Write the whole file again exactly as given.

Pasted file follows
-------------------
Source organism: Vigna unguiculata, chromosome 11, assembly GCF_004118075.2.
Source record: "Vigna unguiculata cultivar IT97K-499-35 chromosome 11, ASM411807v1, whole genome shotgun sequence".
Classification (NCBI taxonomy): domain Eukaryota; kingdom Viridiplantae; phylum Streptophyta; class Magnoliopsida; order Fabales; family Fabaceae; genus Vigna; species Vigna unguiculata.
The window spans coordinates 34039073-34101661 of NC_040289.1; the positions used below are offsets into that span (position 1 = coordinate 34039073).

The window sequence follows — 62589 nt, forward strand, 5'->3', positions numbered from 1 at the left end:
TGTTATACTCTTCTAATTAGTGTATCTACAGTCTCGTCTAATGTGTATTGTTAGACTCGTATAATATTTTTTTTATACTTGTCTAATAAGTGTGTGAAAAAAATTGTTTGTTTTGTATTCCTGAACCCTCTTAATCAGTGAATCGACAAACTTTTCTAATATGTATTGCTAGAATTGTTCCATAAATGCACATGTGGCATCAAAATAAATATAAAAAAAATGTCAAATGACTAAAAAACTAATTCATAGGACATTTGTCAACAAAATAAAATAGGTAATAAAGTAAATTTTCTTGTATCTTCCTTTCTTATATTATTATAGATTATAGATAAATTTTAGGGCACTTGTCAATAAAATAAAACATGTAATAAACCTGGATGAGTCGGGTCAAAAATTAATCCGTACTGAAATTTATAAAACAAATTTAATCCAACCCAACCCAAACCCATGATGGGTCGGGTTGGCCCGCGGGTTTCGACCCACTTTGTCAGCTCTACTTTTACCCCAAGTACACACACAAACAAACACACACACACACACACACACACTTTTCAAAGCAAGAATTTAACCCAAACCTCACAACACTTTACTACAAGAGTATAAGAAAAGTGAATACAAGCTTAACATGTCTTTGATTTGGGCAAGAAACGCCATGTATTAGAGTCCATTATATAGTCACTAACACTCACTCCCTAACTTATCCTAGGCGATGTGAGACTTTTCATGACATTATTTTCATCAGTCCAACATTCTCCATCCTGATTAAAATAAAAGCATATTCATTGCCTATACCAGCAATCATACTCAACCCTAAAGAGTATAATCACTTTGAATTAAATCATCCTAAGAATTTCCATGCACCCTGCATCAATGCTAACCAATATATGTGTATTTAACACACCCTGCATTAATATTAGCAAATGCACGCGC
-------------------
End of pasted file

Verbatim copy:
Source organism: Vigna unguiculata, chromosome 11, assembly GCF_004118075.2.
Source record: "Vigna unguiculata cultivar IT97K-499-35 chromosome 11, ASM411807v1, whole genome shotgun sequence".
Classification (NCBI taxonomy): domain Eukaryota; kingdom Viridiplantae; phylum Streptophyta; class Magnoliopsida; order Fabales; family Fabaceae; genus Vigna; species Vigna unguiculata.
The window spans coordinates 34039073-34101661 of NC_040289.1; the positions used below are offsets into that span (position 1 = coordinate 34039073).

The window sequence follows — 62589 nt, forward strand, 5'->3', positions numbered from 1 at the left end:
TGTTATACTCTTCTAATTAGTGTATCTACAGTCTCGTCTAATGTGTATTGTTAGACTCGTATAATATTTTTTTTATACTTGTCTAATAAGTGTGTGAAAAAAATTGTTTGTTTTGTATTCCTGAACCCTCTTAATCAGTGAATCGACAAACTTTTCTAATATGTATTGCTAGAATTGTTCCATAAATGCACATGTGGCATCAAAATAAATATAAAAAAAATGTCAAATGACTAAAAAACTAATTCATAGGACATTTGTCAACAAAATAAAATAGGTAATAAAGTAAATTTTCTTGTATCTTCCTTTCTTATATTATTATAGATTATAGATAAATTTTAGGGCACTTGTCAATAAAATAAAACATGTAATAAACCTGGATGAGTCGGGTCAAAAATTAATCCGTACTGAAATTTATAAAACAAATTTAATCCAACCCAACCCAAACCCATGATGGGTCGGGTTGGCCCGCGGGTTTCGACCCACTTTGTCAGCTCTACTTTTACCCCAAGTACACACACAAACAAACACACACACACACACACACACACTTTTCAAAGCAAGAATTTAACCCAAACCTCACAACACTTTACTACAAGAGTATAAGAAAAGTGAATACAAGCTTAACATGTCTTTGATTTGGGCAAGAAACGCCATGTATTAGAGTCCATTATATAGTCACTAACACTCACTCCCTAACTTATCCTAGGCGATGTGAGACTTTTCATGACATTATTTTCATCAGTCCAACATTCTCCATCCTGATTAAAATAAAAGCATATTCATTGCCTATACCAGCAATCATACTCAACCCTAAAGAGTATAATCACTTTGAATTAAATCATCCTAAGAATTTCCATGCACCCTGCATCAATGCTAACCAATATATGTGTATTTAACACACCCTGCATTAATATTAGCAAATGCACGCGC